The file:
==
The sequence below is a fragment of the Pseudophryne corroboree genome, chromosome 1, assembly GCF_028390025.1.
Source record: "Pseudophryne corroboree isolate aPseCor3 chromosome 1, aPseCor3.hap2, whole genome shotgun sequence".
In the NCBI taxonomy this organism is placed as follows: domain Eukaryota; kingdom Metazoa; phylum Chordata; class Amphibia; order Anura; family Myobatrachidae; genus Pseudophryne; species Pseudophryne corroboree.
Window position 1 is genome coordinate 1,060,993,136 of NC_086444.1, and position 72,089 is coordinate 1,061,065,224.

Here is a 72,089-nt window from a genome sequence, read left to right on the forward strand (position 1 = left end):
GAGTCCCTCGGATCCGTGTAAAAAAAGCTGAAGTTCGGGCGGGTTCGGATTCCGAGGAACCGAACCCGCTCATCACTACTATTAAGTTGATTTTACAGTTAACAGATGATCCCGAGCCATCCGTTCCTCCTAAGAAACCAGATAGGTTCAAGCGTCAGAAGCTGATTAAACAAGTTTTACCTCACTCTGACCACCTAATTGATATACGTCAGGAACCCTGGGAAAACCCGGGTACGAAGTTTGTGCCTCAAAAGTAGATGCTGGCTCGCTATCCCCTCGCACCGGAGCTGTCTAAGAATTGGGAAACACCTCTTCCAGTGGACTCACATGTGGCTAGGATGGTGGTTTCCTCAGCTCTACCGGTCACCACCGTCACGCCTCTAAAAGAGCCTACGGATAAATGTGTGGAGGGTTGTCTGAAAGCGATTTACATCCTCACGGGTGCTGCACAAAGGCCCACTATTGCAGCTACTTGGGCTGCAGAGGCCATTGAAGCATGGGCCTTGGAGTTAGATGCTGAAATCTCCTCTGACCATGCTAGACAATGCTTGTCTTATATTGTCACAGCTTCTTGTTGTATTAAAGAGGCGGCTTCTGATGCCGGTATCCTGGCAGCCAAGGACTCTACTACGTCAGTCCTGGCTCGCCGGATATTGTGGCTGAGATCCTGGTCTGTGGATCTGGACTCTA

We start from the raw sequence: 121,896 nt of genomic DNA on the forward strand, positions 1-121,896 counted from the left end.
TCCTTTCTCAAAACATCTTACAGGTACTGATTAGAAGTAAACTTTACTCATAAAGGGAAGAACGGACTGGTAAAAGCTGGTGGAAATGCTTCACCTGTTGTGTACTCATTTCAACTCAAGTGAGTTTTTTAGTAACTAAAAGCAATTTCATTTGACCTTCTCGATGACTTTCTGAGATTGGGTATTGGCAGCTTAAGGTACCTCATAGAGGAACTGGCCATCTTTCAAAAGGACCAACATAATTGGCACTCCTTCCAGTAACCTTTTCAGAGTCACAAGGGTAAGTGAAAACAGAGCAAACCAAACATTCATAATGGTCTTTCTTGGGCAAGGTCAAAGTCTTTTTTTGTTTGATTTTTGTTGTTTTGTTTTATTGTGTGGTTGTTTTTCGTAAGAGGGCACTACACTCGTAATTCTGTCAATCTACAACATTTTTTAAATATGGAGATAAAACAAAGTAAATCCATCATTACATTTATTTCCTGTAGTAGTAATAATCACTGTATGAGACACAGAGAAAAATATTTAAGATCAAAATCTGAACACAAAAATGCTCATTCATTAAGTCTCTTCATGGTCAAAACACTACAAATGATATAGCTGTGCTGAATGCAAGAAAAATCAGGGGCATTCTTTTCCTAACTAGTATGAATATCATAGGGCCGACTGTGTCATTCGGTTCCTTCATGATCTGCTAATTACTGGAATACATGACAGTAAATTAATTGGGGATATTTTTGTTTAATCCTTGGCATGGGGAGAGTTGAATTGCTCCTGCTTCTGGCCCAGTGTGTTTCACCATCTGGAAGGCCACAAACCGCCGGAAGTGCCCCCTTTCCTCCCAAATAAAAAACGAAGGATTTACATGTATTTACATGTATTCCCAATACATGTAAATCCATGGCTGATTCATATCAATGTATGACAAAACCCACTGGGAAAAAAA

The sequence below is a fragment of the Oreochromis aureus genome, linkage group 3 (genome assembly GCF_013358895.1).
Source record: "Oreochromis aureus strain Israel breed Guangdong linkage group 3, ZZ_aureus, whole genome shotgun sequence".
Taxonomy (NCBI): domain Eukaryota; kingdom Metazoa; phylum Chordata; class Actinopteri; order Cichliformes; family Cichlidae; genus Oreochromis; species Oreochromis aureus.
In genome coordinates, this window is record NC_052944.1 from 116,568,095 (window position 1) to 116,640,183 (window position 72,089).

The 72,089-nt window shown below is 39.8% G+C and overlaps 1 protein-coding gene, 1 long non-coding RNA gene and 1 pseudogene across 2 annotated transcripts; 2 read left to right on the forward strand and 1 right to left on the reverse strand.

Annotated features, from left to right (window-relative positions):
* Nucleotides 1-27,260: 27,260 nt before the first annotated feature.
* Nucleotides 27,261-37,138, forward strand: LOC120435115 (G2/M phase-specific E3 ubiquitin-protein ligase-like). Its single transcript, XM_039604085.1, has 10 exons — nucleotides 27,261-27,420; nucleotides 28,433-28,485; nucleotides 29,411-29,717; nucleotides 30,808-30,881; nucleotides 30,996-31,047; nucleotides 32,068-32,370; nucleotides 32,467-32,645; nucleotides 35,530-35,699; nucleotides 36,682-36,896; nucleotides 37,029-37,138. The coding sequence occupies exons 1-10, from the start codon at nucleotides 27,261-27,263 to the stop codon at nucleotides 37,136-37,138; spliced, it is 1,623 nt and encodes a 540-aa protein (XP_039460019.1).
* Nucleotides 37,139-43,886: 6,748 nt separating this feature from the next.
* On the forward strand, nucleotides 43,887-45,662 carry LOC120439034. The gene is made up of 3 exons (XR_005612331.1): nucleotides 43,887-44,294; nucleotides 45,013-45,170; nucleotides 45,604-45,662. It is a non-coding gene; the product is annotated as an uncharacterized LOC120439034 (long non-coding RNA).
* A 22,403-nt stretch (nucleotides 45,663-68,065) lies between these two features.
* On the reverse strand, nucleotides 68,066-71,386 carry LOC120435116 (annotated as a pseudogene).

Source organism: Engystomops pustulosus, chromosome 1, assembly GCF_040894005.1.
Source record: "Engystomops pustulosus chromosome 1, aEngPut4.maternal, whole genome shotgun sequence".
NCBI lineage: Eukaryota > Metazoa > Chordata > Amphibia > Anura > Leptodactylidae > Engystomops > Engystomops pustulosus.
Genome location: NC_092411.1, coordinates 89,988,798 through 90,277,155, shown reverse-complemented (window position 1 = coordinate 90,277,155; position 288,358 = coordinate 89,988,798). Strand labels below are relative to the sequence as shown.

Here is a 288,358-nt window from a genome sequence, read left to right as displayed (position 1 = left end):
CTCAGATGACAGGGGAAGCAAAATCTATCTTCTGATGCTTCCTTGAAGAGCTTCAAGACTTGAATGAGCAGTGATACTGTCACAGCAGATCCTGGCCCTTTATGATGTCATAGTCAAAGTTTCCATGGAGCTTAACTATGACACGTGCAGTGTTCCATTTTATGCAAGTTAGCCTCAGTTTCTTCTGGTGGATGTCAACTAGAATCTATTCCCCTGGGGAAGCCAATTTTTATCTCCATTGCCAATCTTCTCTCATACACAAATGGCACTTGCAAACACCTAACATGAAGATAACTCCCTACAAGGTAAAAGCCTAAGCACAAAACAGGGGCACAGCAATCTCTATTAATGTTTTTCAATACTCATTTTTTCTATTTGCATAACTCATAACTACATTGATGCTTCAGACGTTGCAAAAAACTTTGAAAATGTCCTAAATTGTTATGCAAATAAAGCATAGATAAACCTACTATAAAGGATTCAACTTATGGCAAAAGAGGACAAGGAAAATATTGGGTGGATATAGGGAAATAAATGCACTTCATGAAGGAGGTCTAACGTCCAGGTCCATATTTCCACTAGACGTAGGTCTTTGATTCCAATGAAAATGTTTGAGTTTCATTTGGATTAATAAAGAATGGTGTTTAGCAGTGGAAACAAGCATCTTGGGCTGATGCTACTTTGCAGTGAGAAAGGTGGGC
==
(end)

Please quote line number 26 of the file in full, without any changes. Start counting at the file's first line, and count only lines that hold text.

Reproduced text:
CTCAGATGACAGGGGAAGCAAAATCTATCTTCTGATGCTTCCTTGAAGAGCTTCAAGACTTGAATGAGCAGTGATACTGTCACAGCAGATCCTGGCCCTTTATGATGTCATAGTCAAAGTTTCCATGGAGCTTAACTATGACACGTGCAGTGTTCCATTTTATGCAAGTTAGCCTCAGTTTCTTCTGGTGGATGTCAACTAGAATCTATTCCCCTGGGGAAGCCAATTTTTATCTCCATTGCCAATCTTCTCTCATACACAAATGGCACTTGCAAACACCTAACATGAAGATAACTCCCTACAAGGTAAAAGCCTAAGCACAAAACAGGGGCACAGCAATCTCTATTAATGTTTTTCAATACTCATTTTTTCTATTTGCATAACTCATAACTACATTGATGCTTCAGACGTTGCAAAAAACTTTGAAAATGTCCTAAATTGTTATGCAAATAAAGCATAGATAAACCTACTATAAAGGATTCAACTTATGGCAAAAGAGGACAAGGAAAATATTGGGTGGATATAGGGAAATAAATGCACTTCATGAAGGAGGTCTAACGTCCAGGTCCATATTTCCACTAGACGTAGGTCTTTGATTCCAATGAAAATGTTTGAGTTTCATTTGGATTAATAAAGAATGGTGTTTAGCAGTGGAAACAAGCATCTTGGGCTGATGCTACTTTGCAGTGAGAAAGGTGGGC